The Romans

The impact of the Romans on modern Britain

Geography themed term

Inventions

Inventions and inventors

5

Geography themed term

Saxons and Vikings

Teaching them together in one longer study focuses on their interrelationship as well as their separate identities

Victorian London

Comparison between London now and then

6

Mayan Civilisation

Pakal the Great of Palenque and pyramids

World War 2

 Life on the home front and the evacuation of children

History of the Pier

How piers have changed

Continuity and Progression

In order to ensure progression, the learning activities are sequenced within a scheme of work or through cross-curricular opportunities within other areas of study. This is achieved through direct teaching to the class or small groups, by providing direct experiences in practical tasks through using a wide range of equipment and resources within school and experiences on residential trips or day excursions. Elements of History as a subject which are developed each year are; investigating, developing sympathy and empathy for and with people from other eras, questioning, collecting and comparing evidence and reflecting on how the past can assist us in the future. Elements of Geography that are developed each year are; locational knowledge, place knowledge, human and physical geography as well as developing geographical skills and fieldwork. 

Progressively challenging but realistic learning experiences reflecting children’s cognitive, social and emotional development ensure that they build upon historical and geographical knowledge, skills and understanding further each year. 

Time Allocation

An hour of Humanities is allocated to all year groups per week. Geography and History are part of a carousel which rotates thereby providing continuity in the subject and assists in the coverage and completion of the units.

Teaching and Learning Strategies

A variety of teaching methods are used to deliver History and Geography.

These include:

  • Whole class teaching (for acquiring knowledge)
  • Small group work (for investigating and discussing)
  • Role Play and oracy activities (for developing understanding and empathy)

Opportunities for first hand experiences will be offered where possible, these include:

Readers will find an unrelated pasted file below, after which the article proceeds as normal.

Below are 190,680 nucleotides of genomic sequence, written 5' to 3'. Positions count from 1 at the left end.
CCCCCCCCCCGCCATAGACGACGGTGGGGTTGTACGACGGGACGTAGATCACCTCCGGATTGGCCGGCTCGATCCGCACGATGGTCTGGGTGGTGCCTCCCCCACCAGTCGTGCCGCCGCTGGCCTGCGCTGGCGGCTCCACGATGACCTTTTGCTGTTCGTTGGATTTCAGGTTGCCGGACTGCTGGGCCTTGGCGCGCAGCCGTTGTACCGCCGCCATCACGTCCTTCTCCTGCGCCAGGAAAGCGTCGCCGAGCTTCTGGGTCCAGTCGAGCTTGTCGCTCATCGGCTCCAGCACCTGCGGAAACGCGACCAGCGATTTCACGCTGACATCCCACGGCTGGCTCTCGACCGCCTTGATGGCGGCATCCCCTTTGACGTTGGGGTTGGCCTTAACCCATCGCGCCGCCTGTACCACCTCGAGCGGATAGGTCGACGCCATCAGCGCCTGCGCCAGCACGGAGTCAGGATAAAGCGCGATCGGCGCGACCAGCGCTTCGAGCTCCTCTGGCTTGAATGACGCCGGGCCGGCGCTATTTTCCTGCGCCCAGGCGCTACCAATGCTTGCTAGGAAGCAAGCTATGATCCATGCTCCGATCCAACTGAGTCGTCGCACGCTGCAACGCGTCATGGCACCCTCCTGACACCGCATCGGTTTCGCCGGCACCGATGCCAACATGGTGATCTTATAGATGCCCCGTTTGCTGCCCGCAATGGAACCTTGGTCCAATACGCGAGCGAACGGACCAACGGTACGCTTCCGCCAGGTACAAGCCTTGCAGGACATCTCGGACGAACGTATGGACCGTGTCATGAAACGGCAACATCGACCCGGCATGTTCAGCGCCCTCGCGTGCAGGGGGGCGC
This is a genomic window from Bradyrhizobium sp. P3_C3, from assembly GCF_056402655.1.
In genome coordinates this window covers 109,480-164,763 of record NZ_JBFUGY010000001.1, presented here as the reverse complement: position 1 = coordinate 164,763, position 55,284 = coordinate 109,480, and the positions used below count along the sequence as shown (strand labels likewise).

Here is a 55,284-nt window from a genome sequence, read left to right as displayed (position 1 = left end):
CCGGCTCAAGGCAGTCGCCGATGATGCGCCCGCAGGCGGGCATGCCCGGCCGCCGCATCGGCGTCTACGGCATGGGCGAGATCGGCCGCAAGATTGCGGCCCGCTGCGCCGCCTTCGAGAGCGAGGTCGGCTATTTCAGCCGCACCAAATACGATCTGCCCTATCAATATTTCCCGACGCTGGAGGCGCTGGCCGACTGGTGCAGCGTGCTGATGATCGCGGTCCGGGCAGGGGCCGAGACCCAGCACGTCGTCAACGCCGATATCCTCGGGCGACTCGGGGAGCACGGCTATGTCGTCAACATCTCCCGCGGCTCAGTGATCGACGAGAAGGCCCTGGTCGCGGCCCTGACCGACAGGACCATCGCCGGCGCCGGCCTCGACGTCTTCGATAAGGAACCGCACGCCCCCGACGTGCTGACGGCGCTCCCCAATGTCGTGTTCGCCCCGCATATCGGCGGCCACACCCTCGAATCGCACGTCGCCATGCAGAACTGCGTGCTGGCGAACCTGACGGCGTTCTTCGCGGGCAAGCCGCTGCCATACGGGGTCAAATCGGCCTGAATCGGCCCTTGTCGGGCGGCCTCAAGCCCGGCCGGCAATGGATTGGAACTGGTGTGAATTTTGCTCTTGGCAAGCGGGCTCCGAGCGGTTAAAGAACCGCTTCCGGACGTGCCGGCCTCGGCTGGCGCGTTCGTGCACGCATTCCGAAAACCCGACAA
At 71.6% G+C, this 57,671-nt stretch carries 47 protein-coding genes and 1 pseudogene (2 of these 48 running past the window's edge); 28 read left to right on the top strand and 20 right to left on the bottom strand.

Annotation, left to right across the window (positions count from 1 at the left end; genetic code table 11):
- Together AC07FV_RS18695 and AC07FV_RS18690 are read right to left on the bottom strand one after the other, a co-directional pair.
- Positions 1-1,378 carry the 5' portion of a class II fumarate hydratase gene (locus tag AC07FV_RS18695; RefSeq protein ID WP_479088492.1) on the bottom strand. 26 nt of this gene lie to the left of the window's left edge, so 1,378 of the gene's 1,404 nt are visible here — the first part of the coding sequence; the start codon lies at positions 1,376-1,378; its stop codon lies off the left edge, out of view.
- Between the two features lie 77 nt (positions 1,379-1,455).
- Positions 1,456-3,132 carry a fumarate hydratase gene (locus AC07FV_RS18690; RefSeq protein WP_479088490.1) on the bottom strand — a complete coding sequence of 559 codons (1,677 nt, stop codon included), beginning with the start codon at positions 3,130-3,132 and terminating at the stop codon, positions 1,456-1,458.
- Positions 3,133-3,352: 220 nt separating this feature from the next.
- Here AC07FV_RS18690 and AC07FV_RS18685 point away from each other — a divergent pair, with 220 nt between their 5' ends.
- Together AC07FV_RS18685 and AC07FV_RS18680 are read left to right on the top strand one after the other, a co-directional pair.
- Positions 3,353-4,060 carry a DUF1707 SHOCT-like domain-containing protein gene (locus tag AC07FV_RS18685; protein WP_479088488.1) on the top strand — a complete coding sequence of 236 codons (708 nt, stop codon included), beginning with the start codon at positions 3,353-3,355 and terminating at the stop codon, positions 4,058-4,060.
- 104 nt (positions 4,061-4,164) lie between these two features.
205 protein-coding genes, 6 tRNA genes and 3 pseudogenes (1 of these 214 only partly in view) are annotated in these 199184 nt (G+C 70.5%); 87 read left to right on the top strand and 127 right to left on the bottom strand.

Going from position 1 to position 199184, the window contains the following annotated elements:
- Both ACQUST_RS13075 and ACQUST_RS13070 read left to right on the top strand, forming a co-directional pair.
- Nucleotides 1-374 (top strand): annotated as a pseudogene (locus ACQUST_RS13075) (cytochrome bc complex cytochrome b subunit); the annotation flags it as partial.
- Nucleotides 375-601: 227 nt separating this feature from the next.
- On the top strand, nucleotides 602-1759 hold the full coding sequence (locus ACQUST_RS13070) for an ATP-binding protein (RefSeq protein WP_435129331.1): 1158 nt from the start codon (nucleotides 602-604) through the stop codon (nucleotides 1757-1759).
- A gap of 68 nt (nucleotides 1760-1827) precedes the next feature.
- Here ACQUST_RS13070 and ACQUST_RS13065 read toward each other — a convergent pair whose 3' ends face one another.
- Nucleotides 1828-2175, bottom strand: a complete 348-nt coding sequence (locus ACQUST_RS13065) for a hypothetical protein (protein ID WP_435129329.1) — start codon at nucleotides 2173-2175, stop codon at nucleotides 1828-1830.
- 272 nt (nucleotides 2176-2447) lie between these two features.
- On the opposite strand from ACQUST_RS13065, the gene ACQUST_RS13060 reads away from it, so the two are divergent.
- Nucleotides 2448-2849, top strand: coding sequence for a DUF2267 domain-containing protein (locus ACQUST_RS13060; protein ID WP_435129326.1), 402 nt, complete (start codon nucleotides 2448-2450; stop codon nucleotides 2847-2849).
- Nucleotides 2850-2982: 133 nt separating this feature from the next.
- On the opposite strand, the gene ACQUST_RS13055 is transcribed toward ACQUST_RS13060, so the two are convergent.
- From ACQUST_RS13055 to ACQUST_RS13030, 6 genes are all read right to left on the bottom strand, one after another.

• Fieldwork
  • Visits to museums and other sites
  • Visits from people with specialist knowledge
  • Investigating artefacts
  • Television
  • Audio
  • Drama
  • Oracy
  • Utilising new and existing equipment and resources, Victorian classroom, Tudor House, Anderson Shelter.

Activities the children are likely to be involved in are:

  • Investigations
  • Gathering, recording and analysing information
  • Discussion and debate
  • Question and answer
  • Writing
  • Drama/Role-play (including dress up and getting into character)
  • Presentation of findings

Resources

Resources are organised into topic boxes which are currently located in the resource cupboard in Key Stage 2. The boxes include resources such as:

  • Pictures
  • Photographs
  • Stories
  • Reference books
  • Artefacts
  • Games
  • Teacher resources books
  • Newspapers
  • DVDs
  • Recorded television programmes and accompanying teacher notes.

Other Resources:

  • Websites
  • Our own Victorian Classroom
  • Our own Tudor House
  • Our own Anderson Shelter
  • Our own Historical Outfits

Contribution to other areas of the Curriculum

History and Geography teaching can be used to enrich and be enriched by other areas of the curriculum such as:

  • Maths: looking at past number systems, chronological dates.
  • English: previous languages, communicating historical learning and understanding through reading, writing and speaking.